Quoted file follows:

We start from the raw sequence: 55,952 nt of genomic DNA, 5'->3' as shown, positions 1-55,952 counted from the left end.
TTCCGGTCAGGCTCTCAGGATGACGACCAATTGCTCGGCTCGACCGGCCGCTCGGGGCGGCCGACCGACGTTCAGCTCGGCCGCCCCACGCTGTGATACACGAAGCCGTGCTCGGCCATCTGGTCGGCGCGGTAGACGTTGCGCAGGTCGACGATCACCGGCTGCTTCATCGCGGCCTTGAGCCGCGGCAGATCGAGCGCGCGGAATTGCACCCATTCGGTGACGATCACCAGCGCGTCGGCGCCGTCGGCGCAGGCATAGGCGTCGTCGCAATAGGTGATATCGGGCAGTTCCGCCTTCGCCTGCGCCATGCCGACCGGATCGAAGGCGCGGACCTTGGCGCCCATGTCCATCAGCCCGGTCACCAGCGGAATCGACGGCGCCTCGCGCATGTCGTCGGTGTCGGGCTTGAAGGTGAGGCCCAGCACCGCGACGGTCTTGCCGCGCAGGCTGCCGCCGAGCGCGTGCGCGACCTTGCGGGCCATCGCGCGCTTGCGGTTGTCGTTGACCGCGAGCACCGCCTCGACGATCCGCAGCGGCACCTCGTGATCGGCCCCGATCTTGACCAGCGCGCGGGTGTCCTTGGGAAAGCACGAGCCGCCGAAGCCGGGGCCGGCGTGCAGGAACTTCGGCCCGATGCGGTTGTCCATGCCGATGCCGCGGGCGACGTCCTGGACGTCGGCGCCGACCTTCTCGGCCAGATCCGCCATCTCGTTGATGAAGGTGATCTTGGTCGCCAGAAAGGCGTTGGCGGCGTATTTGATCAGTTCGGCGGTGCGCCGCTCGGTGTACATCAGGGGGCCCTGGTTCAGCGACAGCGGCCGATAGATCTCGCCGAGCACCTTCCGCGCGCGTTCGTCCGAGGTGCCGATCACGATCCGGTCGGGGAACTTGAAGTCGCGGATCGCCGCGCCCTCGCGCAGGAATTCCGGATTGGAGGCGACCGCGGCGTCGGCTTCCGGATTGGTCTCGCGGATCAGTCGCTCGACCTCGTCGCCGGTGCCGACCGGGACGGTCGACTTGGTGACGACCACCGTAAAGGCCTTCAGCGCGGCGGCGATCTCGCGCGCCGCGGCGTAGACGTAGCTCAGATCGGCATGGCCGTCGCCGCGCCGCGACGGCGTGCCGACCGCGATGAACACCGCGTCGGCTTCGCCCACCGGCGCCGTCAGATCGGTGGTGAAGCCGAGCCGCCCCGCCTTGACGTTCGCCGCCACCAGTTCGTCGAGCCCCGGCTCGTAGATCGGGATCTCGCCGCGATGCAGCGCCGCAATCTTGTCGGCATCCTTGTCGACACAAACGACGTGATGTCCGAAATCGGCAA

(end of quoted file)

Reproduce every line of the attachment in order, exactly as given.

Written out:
We start from the raw sequence: 55,952 nt of genomic DNA, 5'->3' as shown, positions 1-55,952 counted from the left end.
TTCCGGTCAGGCTCTCAGGATGACGACCAATTGCTCGGCTCGACCGGCCGCTCGGGGCGGCCGACCGACGTTCAGCTCGGCCGCCCCACGCTGTGATACACGAAGCCGTGCTCGGCCATCTGGTCGGCGCGGTAGACGTTGCGCAGGTCGACGATCACCGGCTGCTTCATCGCGGCCTTGAGCCGCGGCAGATCGAGCGCGCGGAATTGCACCCATTCGGTGACGATCACCAGCGCGTCGGCGCCGTCGGCGCAGGCATAGGCGTCGTCGCAATAGGTGATATCGGGCAGTTCCGCCTTCGCCTGCGCCATGCCGACCGGATCGAAGGCGCGGACCTTGGCGCCCATGTCCATCAGCCCGGTCACCAGCGGAATCGACGGCGCCTCGCGCATGTCGTCGGTGTCGGGCTTGAAGGTGAGGCCCAGCACCGCGACGGTCTTGCCGCGCAGGCTGCCGCCGAGCGCGTGCGCGACCTTGCGGGCCATCGCGCGCTTGCGGTTGTCGTTGACCGCGAGCACCGCCTCGACGATCCGCAGCGGCACCTCGTGATCGGCCCCGATCTTGACCAGCGCGCGGGTGTCCTTGGGAAAGCACGAGCCGCCGAAGCCGGGGCCGGCGTGCAGGAACTTCGGCCCGATGCGGTTGTCCATGCCGATGCCGCGGGCGACGTCCTGGACGTCGGCGCCGACCTTCTCGGCCAGATCCGCCATCTCGTTGATGAAGGTGATCTTGGTCGCCAGAAAGGCGTTGGCGGCGTATTTGATCAGTTCGGCGGTGCGCCGCTCGGTGTACATCAGGGGGCCCTGGTTCAGCGACAGCGGCCGATAGATCTCGCCGAGCACCTTCCGCGCGCGTTCGTCCGAGGTGCCGATCACGATCCGGTCGGGGAACTTGAAGTCGCGGATCGCCGCGCCCTCGCGCAGGAATTCCGGATTGGAGGCGACCGCGGCGTCGGCTTCCGGATTGGTCTCGCGGATCAGTCGCTCGACCTCGTCGCCGGTGCCGACCGGGACGGTCGACTTGGTGACGACCACCGTAAAGGCCTTCAGCGCGGCGGCGATCTCGCGCGCCGCGGCGTAGACGTAGCTCAGATCGGCATGGCCGTCGCCGCGCCGCGACGGCGTGCCGACCGCGATGAACACCGCGTCGGCTTCGCCCACCGGCGCCGTCAGATCGGTGGTGAAGCCGAGCCGCCCCGCCTTGACGTTCGCCGCCACCAGTTCGTCGAGCCCCGGCTCGTAGATCGGGATCTCGCCGCGATGCAGCGCCGCAATCTTGTCGGCATCCTTGTCGACACAAACGACGTGATGTCCGAAATCGGCAA